A lot of indie music is a blend of blend between british pop and american folk. Most of the time indie bands add eclectic instruments, hand claps and other environmental ambiance into the mix while recording lo-fi music in their bedroom, but Luke Temple is a guy who just wanted to sing and you can tell when you listen to his music. So go ahead and jump into this post full swing wanting to hate on him because you’re a jaded music snot who thinks if someone is writing about a singer-songwriter than they are already “found out” and but I’m telling you now. This guy rocks, so.. Don’t Act Like You Don’t Care.
Before the success of his group Here We Go Magic, Luke Temple worked full-time as a plasterer. At nights after work, he spent his hours crafting what would become Here We Go Magic’s self-titled debut. During the days he wrote a completely different set of songs in his head. The resulting record Don’t Act Like You Don’t Care shines with clarity and daylight, in contrast to Here We Go Magic’s hazy aquatic debut.
After recording two critically acclaimed solo records for Mill Pond (2005, 2007) Temple’s work still hadn’t garnered much attention from the record-buying public. Frustrated, but not defeated, he focused his creative energy into the writing of two amazing, but completely different records. Initially referred to as “The Country Record,” Don’t Act Like You Don’t Care was shelved due to the success of Here We Go Magic’s self-titled debut. Now, three years later, we’re finally able to offer this incredible collection of folk-pop songs.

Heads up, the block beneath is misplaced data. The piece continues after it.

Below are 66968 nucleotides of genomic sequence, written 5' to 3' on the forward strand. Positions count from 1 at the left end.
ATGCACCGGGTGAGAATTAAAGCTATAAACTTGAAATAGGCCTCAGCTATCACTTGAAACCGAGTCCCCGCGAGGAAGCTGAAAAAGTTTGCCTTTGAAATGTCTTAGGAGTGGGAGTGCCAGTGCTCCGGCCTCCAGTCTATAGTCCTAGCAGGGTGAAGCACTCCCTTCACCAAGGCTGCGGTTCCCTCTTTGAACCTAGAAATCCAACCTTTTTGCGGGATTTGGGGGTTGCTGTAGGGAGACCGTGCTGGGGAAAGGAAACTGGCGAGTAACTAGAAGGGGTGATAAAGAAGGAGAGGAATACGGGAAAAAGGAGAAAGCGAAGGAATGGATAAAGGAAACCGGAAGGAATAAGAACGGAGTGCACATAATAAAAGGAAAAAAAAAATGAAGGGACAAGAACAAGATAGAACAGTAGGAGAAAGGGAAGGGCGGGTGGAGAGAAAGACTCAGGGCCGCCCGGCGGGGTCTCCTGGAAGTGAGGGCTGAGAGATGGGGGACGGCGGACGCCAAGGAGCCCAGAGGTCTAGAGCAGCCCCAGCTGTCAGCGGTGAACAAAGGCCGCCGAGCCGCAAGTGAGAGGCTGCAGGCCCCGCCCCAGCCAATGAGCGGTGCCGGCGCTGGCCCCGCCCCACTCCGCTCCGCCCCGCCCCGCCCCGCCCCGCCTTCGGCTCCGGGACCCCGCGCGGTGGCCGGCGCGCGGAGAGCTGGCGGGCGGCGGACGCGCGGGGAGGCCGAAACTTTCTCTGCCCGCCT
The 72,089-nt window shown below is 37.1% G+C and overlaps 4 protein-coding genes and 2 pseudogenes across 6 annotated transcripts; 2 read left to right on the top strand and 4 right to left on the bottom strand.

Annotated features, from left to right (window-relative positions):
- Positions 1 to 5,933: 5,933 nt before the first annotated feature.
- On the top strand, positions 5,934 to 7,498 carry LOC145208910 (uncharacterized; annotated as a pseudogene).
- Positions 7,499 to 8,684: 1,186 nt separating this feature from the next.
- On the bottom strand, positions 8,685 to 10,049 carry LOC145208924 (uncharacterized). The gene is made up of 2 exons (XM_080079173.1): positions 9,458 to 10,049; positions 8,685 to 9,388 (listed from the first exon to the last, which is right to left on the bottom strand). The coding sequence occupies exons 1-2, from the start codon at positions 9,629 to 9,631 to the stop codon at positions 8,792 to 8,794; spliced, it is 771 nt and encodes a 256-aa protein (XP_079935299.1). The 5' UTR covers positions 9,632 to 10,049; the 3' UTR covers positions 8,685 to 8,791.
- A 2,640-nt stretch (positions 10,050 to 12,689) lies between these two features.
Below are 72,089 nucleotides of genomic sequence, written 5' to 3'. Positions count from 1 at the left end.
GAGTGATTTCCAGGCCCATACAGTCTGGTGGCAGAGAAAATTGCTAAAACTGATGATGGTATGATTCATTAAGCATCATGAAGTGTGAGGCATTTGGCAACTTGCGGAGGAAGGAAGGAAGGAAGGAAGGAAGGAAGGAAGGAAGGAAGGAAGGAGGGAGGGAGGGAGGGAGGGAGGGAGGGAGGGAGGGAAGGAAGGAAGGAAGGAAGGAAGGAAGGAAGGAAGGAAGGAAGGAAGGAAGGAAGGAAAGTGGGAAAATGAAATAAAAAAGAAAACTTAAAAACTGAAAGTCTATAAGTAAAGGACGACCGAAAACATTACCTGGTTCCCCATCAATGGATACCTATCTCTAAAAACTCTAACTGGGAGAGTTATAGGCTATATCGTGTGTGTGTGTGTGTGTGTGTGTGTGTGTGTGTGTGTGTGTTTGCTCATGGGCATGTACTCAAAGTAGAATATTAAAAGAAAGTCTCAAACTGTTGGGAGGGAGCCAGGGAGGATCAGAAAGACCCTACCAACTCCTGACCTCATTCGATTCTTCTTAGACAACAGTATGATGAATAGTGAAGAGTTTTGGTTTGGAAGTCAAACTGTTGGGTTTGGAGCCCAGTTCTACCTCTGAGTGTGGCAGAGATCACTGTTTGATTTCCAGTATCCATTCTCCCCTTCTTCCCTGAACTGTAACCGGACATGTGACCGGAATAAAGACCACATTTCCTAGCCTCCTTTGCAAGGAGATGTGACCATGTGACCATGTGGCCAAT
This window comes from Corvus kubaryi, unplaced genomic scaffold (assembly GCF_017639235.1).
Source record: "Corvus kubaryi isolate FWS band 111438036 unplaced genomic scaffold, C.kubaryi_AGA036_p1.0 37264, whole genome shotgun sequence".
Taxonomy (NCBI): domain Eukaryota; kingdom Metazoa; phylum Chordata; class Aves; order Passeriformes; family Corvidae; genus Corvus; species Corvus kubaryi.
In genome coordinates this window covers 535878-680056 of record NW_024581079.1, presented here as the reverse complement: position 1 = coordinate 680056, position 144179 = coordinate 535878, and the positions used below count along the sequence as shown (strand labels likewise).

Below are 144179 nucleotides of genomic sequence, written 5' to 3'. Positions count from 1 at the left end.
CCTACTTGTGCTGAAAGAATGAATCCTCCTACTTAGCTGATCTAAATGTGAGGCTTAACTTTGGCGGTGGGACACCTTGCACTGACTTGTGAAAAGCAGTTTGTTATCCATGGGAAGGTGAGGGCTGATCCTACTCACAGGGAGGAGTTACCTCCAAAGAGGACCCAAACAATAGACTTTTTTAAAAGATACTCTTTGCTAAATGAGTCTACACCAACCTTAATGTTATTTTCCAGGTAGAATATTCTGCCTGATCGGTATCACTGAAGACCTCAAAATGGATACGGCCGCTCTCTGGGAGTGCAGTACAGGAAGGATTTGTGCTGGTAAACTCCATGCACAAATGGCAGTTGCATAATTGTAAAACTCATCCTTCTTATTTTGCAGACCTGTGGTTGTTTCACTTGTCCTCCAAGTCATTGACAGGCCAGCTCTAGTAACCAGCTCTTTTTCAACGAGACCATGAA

Unlike the Here We Go Magic record, Don’t Act Like You Don’t Care focuses on Temple’s songwriting and evocative tenor. From heartbreaking ballads like “So Long, So Long” and “Ballad for Dick George” to jaunty pop gems like “Ophelia” and “In The Open” you’ll become fast friends with these songs that continue to satisfy after hundreds of listens.
Inspired by Rudy Vangelder’s early Blue Note recordings, Temple and friends recorded the songs in two 4-hour sessions using just three microphones and a 4-track recorder. Temple is fortunate to have some amazingly talented friends with Eliot Krimsky ( shines with clarity and daylight, in contrast to Here We Go Magic’s hazy aquatic debut. Glass Ghost) on synths, Tyler Wood on piano, Parker Kindred (Antony and the Johnsons, Jeff Buckley) on drums, Michael Bloch (Here We Go Magic) on guitar, and Adam Chilenski on bass.